New fast-acting depression treatment gets NIMH clinical-trial funding | Behavioral Healthcare Executive Skip to content Skip to navigation

New fast-acting depression treatment gets NIMH clinical-trial funding

January 10, 2014
by Dennis Grantham, Editor-in-Chief
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Non-invasive device uses low-field magnetic stimulation; said to trigger rapid treatment response

As part of an NIMH program aimed at identifying and testing rapidly acting treatments for treatment-resistant depression, an experimental low-field magnetic stimulation (LFMS) technology developed by TAL Medical (Boston) has been selected as the first trial candidate in the Rapidly Acting Treatments for Treatment Resistant Depression (RAPID) program, which was created by the National Institute of Mental Health (NIMH).  

Tal's LFMS device is based on a discovery from McLean Hospital (Belmont, Mass.). Like other “neuromodulation” techniques, including transcranial magnetic stimulation (TMS), LFMS is delivered non-invasively, through an electromagnetic coil that surrounds the head. Unlike TMS, however, the strength of the magnetic field delivered by LFMS is dramatically lower, below the threshold level that causes neurons to fire. A sham-controlled neuroimaging study also indicated that treated patients indicated an immediate physiological response to the treatment (decreased glucose utilization in neurons). This result contrasts with TMS, which increases glucose utilization over the course of repeated treatments.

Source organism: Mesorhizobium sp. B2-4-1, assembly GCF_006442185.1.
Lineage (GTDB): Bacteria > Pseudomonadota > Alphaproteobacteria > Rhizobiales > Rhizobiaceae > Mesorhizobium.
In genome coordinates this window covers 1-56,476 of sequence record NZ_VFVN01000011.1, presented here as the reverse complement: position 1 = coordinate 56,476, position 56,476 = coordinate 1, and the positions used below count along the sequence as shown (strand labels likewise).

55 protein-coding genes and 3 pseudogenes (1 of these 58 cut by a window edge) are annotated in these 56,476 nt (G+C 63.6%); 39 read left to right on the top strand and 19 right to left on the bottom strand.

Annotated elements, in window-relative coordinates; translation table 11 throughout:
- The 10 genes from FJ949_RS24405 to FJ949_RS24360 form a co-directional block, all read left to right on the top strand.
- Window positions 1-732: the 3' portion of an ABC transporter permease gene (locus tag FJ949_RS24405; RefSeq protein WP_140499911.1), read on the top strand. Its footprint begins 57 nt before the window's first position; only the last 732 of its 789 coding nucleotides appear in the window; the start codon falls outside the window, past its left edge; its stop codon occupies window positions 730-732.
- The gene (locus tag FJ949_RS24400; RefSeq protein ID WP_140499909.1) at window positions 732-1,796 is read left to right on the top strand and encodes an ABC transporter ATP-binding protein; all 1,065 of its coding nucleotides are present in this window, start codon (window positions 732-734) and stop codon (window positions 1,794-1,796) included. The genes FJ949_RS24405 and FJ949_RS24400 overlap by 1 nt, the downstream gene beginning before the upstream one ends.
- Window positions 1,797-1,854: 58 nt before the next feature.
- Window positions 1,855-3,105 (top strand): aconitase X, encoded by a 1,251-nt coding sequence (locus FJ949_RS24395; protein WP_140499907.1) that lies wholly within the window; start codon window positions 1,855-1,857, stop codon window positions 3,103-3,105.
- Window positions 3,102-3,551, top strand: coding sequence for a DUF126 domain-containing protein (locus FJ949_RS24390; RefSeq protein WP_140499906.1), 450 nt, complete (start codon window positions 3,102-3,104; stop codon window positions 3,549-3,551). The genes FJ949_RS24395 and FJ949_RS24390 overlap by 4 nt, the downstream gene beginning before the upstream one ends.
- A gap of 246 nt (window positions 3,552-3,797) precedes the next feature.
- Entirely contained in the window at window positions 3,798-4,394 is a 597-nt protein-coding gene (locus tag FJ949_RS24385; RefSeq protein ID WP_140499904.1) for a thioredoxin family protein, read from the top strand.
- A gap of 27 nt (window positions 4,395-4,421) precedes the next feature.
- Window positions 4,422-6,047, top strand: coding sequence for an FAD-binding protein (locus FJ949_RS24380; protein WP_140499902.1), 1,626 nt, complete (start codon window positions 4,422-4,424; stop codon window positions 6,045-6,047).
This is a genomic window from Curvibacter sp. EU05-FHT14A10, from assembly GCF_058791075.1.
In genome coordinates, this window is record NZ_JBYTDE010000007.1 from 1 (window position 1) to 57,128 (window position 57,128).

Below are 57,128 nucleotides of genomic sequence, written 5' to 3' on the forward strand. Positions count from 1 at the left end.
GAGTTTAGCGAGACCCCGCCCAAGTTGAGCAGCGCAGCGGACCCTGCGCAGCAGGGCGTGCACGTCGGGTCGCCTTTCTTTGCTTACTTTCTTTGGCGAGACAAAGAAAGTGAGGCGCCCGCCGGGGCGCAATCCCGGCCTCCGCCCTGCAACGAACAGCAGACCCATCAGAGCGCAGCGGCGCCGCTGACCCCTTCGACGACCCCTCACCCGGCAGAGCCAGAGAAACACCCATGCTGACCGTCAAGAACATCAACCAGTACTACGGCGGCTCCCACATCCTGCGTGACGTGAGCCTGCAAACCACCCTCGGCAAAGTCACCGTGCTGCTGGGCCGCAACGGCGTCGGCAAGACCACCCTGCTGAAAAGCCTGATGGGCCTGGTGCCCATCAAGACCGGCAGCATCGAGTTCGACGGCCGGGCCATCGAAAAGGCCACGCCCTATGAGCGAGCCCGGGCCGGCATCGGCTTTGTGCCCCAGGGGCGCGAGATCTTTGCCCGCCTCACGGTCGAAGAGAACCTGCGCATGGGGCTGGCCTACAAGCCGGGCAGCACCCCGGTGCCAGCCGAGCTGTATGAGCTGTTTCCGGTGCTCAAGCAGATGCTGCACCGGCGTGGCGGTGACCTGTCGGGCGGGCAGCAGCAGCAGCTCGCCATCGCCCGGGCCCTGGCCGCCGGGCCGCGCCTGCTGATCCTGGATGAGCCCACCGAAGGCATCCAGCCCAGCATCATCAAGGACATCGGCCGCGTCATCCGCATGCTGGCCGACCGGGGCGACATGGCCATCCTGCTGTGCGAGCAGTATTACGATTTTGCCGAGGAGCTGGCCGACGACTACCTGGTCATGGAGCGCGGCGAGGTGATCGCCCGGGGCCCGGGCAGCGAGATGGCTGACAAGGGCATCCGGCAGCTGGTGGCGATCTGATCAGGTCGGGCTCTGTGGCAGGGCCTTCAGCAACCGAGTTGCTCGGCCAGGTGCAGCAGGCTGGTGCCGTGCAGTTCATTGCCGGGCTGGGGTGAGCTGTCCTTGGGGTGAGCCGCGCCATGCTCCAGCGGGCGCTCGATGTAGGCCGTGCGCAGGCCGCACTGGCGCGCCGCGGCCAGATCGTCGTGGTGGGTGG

"LFMS has the potential to offer patients a clinical profile completely different from that of current therapies," said Steve Paul, M.D., the Chairman and a Co-founder of Tal. "The sham-controlled data with LFMS indicate an antidepressant response within minutes of patients receiving a single 20 minute LFMS treatment."  Before joining TAL Medical, Dr. Paul was President of Lilly Research Laboratories at Eli Lilly and Company, where his teams led the development and launch of the current market leading antidepressant, Cymbalta, along with other psychiatric medicines. However, currently available antidepressant medications require two or more weeks to work and may not be effective.

"A therapy that acts quickly would be a major step forward for the field given the significant time lag to onset of current therapies" said Maurizio Fava, MD, Executive Vice Chair of the Department of Psychiatry at the Massachusetts General Hospital (MGH) and Executive Director of the MGH Clinical Trials Network and Institute. 

NIMH is funding a 90-subject proof-of-concept study comparing LFMS to sham treatment to assess its rapid antidepressant efficacy in patients with treatment resistant Major Depressive Disorder. The MGH was awarded National Institute of Mental Health contract to conduct the multi-site clinical trials as part of the RAPID program. The LFMS RAPID trial is currently recruiting patients ( at The Massachusetts General Hospital, Yale University, Mount Sinai School of Medicine, The University of Texas-Southwestern Medical Center, Emory University and the University of Alabama-Birmingham.